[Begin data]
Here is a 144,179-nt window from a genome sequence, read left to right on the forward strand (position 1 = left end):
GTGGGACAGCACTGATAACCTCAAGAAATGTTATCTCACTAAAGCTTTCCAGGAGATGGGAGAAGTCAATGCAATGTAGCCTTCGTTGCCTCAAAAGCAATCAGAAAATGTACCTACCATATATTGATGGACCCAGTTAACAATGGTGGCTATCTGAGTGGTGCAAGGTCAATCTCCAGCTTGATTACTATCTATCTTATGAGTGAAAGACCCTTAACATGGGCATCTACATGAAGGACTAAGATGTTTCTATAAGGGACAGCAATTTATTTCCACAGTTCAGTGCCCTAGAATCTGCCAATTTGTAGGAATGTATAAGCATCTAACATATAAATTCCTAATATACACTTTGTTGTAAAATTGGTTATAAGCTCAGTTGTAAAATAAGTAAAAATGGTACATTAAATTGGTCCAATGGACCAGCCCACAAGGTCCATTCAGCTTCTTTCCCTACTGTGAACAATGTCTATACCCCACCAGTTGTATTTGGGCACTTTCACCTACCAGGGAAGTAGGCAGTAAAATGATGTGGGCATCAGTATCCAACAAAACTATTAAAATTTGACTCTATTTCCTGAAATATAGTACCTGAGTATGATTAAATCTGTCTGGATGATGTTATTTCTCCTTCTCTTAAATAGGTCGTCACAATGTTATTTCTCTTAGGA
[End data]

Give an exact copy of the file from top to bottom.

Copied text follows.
Here is a 144,179-nt window from a genome sequence, read left to right on the forward strand (position 1 = left end):
GTGGGACAGCACTGATAACCTCAAGAAATGTTATCTCACTAAAGCTTTCCAGGAGATGGGAGAAGTCAATGCAATGTAGCCTTCGTTGCCTCAAAAGCAATCAGAAAATGTACCTACCATATATTGATGGACCCAGTTAACAATGGTGGCTATCTGAGTGGTGCAAGGTCAATCTCCAGCTTGATTACTATCTATCTTATGAGTGAAAGACCCTTAACATGGGCATCTACATGAAGGACTAAGATGTTTCTATAAGGGACAGCAATTTATTTCCACAGTTCAGTGCCCTAGAATCTGCCAATTTGTAGGAATGTATAAGCATCTAACATATAAATTCCTAATATACACTTTGTTGTAAAATTGGTTATAAGCTCAGTTGTAAAATAAGTAAAAATGGTACATTAAATTGGTCCAATGGACCAGCCCACAAGGTCCATTCAGCTTCTTTCCCTACTGTGAACAATGTCTATACCCCACCAGTTGTATTTGGGCACTTTCACCTACCAGGGAAGTAGGCAGTAAAATGATGTGGGCATCAGTATCCAACAAAACTATTAAAATTTGACTCTATTTCCTGAAATATAGTACCTGAGTATGATTAAATCTGTCTGGATGATGTTATTTCTCCTTCTCTTAAATAGGTCGTCACAATGTTATTTCTCTTAGGA